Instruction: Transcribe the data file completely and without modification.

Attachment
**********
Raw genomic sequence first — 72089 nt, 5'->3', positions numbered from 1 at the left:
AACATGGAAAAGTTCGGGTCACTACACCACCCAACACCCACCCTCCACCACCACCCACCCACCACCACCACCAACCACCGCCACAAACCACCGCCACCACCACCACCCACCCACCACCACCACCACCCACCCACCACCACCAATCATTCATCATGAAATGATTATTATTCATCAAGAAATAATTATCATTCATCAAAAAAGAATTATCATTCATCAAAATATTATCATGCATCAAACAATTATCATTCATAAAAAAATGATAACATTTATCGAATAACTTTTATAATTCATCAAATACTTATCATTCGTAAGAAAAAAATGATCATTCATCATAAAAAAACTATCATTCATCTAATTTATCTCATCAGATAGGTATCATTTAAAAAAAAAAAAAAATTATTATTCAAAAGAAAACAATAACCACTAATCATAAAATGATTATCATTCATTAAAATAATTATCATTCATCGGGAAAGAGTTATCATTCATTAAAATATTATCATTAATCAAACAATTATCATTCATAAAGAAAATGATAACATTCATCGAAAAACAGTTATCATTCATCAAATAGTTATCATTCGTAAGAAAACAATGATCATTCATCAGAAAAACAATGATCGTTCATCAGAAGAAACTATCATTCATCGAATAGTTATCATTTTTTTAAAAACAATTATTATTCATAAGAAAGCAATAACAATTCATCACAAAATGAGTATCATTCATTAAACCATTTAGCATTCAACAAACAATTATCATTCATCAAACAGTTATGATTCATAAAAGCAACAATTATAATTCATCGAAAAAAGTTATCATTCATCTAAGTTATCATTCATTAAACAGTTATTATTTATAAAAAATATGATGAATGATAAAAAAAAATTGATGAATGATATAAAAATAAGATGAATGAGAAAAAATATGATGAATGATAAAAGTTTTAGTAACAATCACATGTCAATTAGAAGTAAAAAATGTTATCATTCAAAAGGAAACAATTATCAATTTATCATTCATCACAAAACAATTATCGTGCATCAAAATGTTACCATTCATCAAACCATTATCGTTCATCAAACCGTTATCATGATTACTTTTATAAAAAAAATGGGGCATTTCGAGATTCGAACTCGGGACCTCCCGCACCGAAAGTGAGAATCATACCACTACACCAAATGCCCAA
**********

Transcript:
Raw genomic sequence first — 72089 nt, 5'->3', positions numbered from 1 at the left:
AACATGGAAAAGTTCGGGTCACTACACCACCCAACACCCACCCTCCACCACCACCCACCCACCACCACCACCAACCACCGCCACAAACCACCGCCACCACCACCACCCACCCACCACCACCACCACCCACCCACCACCACCAATCATTCATCATGAAATGATTATTATTCATCAAGAAATAATTATCATTCATCAAAAAAGAATTATCATTCATCAAAATATTATCATGCATCAAACAATTATCATTCATAAAAAAATGATAACATTTATCGAATAACTTTTATAATTCATCAAATACTTATCATTCGTAAGAAAAAAATGATCATTCATCATAAAAAAACTATCATTCATCTAATTTATCTCATCAGATAGGTATCATTTAAAAAAAAAAAAAAATTATTATTCAAAAGAAAACAATAACCACTAATCATAAAATGATTATCATTCATTAAAATAATTATCATTCATCGGGAAAGAGTTATCATTCATTAAAATATTATCATTAATCAAACAATTATCATTCATAAAGAAAATGATAACATTCATCGAAAAACAGTTATCATTCATCAAATAGTTATCATTCGTAAGAAAACAATGATCATTCATCAGAAAAACAATGATCGTTCATCAGAAGAAACTATCATTCATCGAATAGTTATCATTTTTTTAAAAACAATTATTATTCATAAGAAAGCAATAACAATTCATCACAAAATGAGTATCATTCATTAAACCATTTAGCATTCAACAAACAATTATCATTCATCAAACAGTTATGATTCATAAAAGCAACAATTATAATTCATCGAAAAAAGTTATCATTCATCTAAGTTATCATTCATTAAACAGTTATTATTTATAAAAAATATGATGAATGATAAAAAAAAATTGATGAATGATATAAAAATAAGATGAATGAGAAAAAATATGATGAATGATAAAAGTTTTAGTAACAATCACATGTCAATTAGAAGTAAAAAATGTTATCATTCAAAAGGAAACAATTATCAATTTATCATTCATCACAAAACAATTATCGTGCATCAAAATGTTACCATTCATCAAACCATTATCGTTCATCAAACCGTTATCATGATTACTTTTATAAAAAAAATGGGGCATTTCGAGATTCGAACTCGGGACCTCCCGCACCGAAAGTGAGAATCATACCACTACACCAAATGCCCAA